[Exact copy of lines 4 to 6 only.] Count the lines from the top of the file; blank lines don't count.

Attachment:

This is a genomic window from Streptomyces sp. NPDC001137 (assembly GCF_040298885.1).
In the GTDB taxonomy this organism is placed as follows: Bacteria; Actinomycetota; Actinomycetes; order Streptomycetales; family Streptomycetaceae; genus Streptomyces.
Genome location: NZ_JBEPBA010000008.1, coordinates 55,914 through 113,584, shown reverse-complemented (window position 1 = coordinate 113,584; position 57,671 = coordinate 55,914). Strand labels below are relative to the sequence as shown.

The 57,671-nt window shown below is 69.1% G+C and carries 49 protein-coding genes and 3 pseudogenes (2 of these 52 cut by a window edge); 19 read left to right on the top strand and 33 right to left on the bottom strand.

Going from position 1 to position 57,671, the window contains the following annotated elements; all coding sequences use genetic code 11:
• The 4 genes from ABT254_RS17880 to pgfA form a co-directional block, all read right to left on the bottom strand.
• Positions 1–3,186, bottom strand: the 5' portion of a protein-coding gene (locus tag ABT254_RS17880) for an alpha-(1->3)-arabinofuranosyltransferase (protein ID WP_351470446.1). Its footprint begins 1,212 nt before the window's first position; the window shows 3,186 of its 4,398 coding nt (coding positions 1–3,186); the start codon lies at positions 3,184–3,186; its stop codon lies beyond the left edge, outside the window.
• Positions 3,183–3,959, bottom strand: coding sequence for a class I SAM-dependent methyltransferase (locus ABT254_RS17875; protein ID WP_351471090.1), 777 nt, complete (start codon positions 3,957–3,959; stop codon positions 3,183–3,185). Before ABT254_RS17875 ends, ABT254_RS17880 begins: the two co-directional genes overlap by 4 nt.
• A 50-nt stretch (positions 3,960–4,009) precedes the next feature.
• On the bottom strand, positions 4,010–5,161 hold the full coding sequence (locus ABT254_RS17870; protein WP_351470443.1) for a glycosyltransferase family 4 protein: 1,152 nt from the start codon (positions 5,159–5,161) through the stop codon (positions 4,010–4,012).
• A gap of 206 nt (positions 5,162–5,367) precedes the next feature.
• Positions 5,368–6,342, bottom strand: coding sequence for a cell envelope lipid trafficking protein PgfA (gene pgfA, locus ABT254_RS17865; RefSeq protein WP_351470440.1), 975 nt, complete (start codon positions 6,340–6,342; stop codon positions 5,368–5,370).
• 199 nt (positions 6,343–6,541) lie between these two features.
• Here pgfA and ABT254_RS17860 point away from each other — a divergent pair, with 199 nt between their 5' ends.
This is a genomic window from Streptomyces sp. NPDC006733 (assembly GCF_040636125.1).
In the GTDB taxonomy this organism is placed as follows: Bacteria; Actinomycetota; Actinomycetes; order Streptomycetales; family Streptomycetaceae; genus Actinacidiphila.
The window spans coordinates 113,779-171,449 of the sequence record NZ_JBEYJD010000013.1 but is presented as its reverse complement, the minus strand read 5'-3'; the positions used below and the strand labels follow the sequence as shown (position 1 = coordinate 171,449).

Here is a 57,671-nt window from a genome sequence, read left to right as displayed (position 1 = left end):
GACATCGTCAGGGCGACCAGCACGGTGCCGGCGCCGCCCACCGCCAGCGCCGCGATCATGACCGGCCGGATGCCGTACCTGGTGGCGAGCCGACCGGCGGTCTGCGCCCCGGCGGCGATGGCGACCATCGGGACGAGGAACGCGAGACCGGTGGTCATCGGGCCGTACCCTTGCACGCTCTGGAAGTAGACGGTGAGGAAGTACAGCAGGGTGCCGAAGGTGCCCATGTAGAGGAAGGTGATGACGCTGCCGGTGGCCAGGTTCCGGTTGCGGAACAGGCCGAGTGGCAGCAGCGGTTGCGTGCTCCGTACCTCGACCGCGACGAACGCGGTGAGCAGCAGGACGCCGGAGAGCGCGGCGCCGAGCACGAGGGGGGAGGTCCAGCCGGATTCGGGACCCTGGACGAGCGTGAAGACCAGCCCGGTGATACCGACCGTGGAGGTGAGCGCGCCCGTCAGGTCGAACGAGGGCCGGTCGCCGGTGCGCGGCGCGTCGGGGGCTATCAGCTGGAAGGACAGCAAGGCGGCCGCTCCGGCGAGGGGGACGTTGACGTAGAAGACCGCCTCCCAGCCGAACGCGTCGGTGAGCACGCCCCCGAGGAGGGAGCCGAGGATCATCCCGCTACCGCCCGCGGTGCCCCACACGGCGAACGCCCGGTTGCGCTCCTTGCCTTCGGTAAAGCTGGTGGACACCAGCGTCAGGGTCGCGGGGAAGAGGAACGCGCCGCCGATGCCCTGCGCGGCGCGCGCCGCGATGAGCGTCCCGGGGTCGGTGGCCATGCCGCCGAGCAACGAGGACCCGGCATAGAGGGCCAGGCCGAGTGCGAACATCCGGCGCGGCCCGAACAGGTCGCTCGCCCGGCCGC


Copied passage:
The 57,671-nt window shown below is 69.1% G+C and carries 49 protein-coding genes and 3 pseudogenes (2 of these 52 cut by a window edge); 19 read left to right on the top strand and 33 right to left on the bottom strand.

Going from position 1 to position 57,671, the window contains the following annotated elements; all coding sequences use genetic code 11:
• The 4 genes from ABT254_RS17880 to pgfA form a co-directional block, all read right to left on the bottom strand.